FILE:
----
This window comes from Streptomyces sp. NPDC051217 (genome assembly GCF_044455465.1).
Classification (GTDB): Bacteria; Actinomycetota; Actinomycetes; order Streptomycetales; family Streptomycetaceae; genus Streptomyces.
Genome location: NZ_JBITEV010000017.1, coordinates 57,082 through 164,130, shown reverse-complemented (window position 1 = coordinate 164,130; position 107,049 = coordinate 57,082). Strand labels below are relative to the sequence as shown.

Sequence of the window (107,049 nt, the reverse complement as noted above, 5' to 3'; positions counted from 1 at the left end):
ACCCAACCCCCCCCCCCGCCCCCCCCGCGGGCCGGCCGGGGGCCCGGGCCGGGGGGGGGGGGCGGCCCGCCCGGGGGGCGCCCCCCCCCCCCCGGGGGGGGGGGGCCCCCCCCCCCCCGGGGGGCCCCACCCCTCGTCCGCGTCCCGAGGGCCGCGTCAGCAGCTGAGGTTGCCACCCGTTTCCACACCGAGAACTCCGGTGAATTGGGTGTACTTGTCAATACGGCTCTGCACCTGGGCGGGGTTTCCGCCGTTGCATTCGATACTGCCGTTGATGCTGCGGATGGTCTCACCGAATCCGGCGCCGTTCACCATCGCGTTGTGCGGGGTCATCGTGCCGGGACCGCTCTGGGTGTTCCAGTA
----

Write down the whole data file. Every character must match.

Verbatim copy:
This window comes from Streptomyces sp. NPDC051217 (genome assembly GCF_044455465.1).
Classification (GTDB): Bacteria; Actinomycetota; Actinomycetes; order Streptomycetales; family Streptomycetaceae; genus Streptomyces.
Genome location: NZ_JBITEV010000017.1, coordinates 57,082 through 164,130, shown reverse-complemented (window position 1 = coordinate 164,130; position 107,049 = coordinate 57,082). Strand labels below are relative to the sequence as shown.

Sequence of the window (107,049 nt, the reverse complement as noted above, 5' to 3'; positions counted from 1 at the left end):
ACCCAACCCCCCCCCCCGCCCCCCCCGCGGGCCGGCCGGGGGCCCGGGCCGGGGGGGGGGGGCGGCCCGCCCGGGGGGCGCCCCCCCCCCCCCGGGGGGGGGGGGCCCCCCCCCCCCCGGGGGGCCCCACCCCTCGTCCGCGTCCCGAGGGCCGCGTCAGCAGCTGAGGTTGCCACCCGTTTCCACACCGAGAACTCCGGTGAATTGGGTGTACTTGTCAATACGGCTCTGCACCTGGGCGGGGTTTCCGCCGTTGCATTCGATACTGCCGTTGATGCTGCGGATGGTCTCACCGAATCCGGCGCCGTTCACCATCGCGTTGTGCGGGGTCATCGTGCCGGGACCGCTCTGGGTGTTCCAGTA